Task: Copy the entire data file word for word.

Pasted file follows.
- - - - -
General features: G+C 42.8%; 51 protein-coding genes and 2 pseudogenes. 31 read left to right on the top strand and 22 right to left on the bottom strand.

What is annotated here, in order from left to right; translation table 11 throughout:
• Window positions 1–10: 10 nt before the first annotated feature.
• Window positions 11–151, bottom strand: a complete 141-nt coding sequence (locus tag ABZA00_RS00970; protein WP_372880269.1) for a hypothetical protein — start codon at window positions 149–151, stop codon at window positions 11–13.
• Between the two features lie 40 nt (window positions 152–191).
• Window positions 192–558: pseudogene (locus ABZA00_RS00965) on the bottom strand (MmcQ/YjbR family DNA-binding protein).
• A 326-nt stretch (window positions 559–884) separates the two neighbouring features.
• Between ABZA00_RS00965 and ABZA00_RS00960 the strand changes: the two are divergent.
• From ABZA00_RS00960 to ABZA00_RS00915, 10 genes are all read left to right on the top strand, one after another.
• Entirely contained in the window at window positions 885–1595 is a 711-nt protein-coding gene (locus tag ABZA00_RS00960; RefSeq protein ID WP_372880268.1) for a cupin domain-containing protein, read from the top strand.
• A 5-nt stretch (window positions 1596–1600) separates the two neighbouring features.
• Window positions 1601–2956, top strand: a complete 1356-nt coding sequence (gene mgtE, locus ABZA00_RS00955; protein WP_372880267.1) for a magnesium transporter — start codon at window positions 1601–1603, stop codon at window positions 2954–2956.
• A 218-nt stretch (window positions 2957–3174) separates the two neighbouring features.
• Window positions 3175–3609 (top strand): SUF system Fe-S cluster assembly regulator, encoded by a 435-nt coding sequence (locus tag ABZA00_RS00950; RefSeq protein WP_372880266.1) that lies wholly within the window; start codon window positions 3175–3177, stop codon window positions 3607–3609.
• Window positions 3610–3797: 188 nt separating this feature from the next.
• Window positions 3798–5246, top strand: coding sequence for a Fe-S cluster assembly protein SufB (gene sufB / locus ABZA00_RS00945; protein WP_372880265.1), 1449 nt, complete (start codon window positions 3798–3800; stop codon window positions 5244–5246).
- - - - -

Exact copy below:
General features: G+C 42.8%; 51 protein-coding genes and 2 pseudogenes. 31 read left to right on the top strand and 22 right to left on the bottom strand.

What is annotated here, in order from left to right; translation table 11 throughout:
• Window positions 1–10: 10 nt before the first annotated feature.
• Window positions 11–151, bottom strand: a complete 141-nt coding sequence (locus tag ABZA00_RS00970; protein WP_372880269.1) for a hypothetical protein — start codon at window positions 149–151, stop codon at window positions 11–13.
• Between the two features lie 40 nt (window positions 152–191).
• Window positions 192–558: pseudogene (locus ABZA00_RS00965) on the bottom strand (MmcQ/YjbR family DNA-binding protein).
• A 326-nt stretch (window positions 559–884) separates the two neighbouring features.
• Between ABZA00_RS00965 and ABZA00_RS00960 the strand changes: the two are divergent.
• From ABZA00_RS00960 to ABZA00_RS00915, 10 genes are all read left to right on the top strand, one after another.
• Entirely contained in the window at window positions 885–1595 is a 711-nt protein-coding gene (locus tag ABZA00_RS00960; RefSeq protein ID WP_372880268.1) for a cupin domain-containing protein, read from the top strand.
• A 5-nt stretch (window positions 1596–1600) separates the two neighbouring features.
• Window positions 1601–2956, top strand: a complete 1356-nt coding sequence (gene mgtE, locus ABZA00_RS00955; protein WP_372880267.1) for a magnesium transporter — start codon at window positions 1601–1603, stop codon at window positions 2954–2956.
• A 218-nt stretch (window positions 2957–3174) separates the two neighbouring features.
• Window positions 3175–3609 (top strand): SUF system Fe-S cluster assembly regulator, encoded by a 435-nt coding sequence (locus tag ABZA00_RS00950; RefSeq protein WP_372880266.1) that lies wholly within the window; start codon window positions 3175–3177, stop codon window positions 3607–3609.
• Window positions 3610–3797: 188 nt separating this feature from the next.
• Window positions 3798–5246, top strand: coding sequence for a Fe-S cluster assembly protein SufB (gene sufB / locus ABZA00_RS00945; protein WP_372880265.1), 1449 nt, complete (start codon window positions 3798–3800; stop codon window positions 5244–5246).